The FCC denied SpaceX's request for nearly $1 billion in Starlink subsidies for rural Internet

The FCC denied SpaceX’s request for nearly $1 billion in Starlink subsidies for rural Internet.

On Wednesday, the Federal Communications Commission (FCC) rejected SpaceX’s request for more than $1 billion in financial support for its Starlink satellite Internet network, which serves rural broadband users.

Elon Musk-owned SpaceX received $885.5 million at the FCC’s $9.2 billion auction in December 2020 as part of the agency’s Rural Digital Opportunity Fund. According to the FCC, the company requested financing to provide satellite Internet service to approximately 650,000 locations in 35 states.

The FCC claimed in a press release that Starlink and Limited Broadband, a separate business that initially received $1.3 billion in subsidies under the plan, “failed to establish that the providers could provide the promised service.” ,

Rosenworcel said Starlink is still “evolving,” but SpaceX’s technology holds “great promise.” “As we transition to a digital future that requires more powerful and faster networks, we must use limited funding for universal service as effectively as possible. In a statement, FCC Chair Jessica Rosenworcel said, “We cannot support projects that are not delivering the promised momentum or are unlikely to meet program requirements.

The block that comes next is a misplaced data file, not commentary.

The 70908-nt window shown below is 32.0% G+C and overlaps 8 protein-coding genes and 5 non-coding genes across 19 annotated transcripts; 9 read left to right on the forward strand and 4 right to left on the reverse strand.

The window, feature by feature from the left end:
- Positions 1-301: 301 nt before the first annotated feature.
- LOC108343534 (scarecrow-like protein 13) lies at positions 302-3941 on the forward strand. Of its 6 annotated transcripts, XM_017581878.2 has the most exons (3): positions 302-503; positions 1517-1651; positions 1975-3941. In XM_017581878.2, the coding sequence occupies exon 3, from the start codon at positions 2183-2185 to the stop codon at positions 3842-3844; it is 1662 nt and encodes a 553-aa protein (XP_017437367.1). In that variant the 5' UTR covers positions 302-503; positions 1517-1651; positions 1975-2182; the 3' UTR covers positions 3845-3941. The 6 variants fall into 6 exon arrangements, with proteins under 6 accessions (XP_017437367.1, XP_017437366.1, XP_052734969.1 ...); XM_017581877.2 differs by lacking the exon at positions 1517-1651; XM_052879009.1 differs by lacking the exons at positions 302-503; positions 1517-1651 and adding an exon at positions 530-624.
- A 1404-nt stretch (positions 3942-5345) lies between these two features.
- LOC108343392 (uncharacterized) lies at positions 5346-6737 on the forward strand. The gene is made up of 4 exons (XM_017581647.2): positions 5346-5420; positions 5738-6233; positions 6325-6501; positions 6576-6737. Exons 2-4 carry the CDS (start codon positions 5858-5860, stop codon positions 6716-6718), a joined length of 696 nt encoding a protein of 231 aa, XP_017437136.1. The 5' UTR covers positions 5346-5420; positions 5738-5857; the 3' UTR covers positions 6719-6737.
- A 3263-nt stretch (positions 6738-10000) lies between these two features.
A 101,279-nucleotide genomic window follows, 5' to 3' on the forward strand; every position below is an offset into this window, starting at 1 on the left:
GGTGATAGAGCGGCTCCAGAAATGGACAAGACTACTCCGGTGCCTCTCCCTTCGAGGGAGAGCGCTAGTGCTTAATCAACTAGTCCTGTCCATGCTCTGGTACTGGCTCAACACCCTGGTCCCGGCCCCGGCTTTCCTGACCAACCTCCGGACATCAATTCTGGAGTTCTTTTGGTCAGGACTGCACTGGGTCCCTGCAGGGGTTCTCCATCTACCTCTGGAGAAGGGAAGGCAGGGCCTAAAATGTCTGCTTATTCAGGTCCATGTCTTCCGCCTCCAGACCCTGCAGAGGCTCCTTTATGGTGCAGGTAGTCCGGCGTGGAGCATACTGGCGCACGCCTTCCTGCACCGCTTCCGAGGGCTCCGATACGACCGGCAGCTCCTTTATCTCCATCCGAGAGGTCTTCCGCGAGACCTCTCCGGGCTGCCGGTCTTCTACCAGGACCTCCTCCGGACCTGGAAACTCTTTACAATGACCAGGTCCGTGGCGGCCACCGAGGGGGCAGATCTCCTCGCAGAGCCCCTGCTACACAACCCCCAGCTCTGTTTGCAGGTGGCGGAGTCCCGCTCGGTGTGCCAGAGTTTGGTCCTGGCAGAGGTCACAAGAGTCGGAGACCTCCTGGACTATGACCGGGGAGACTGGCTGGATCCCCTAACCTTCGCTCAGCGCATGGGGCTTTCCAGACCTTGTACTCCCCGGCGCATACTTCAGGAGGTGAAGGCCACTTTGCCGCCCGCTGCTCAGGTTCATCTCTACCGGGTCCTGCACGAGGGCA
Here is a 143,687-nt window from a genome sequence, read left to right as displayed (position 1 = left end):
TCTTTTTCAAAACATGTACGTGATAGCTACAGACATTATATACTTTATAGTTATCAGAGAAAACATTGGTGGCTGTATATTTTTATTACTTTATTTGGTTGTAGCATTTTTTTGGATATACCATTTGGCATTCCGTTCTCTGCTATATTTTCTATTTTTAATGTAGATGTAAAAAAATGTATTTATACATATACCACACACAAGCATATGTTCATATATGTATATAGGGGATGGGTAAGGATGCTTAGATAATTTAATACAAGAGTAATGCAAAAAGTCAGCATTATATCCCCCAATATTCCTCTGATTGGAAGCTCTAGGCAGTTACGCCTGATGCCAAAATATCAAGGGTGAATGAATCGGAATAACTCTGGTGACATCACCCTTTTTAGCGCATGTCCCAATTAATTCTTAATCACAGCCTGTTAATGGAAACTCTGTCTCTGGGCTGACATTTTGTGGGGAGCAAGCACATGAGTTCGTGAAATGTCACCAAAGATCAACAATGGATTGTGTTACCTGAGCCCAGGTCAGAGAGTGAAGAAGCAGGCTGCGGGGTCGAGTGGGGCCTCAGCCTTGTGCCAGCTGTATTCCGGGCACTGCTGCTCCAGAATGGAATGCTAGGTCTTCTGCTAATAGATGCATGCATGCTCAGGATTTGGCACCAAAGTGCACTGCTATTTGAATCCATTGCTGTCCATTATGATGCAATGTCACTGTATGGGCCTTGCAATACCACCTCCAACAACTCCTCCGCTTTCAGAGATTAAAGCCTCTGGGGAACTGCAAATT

Notably, the initial phase of the $20.4 billion RDOF program was the FCC auction in December 2020. Of the 180 bidding businesses, Musk’s company came fourth in the first auction in terms of prize value.

Shortly after receiving a separate but equally important approval from the FCC to offer mobile Starlink Internet service for boats, planes and trucks, SpaceX was refused inclusion in the RDOF program.

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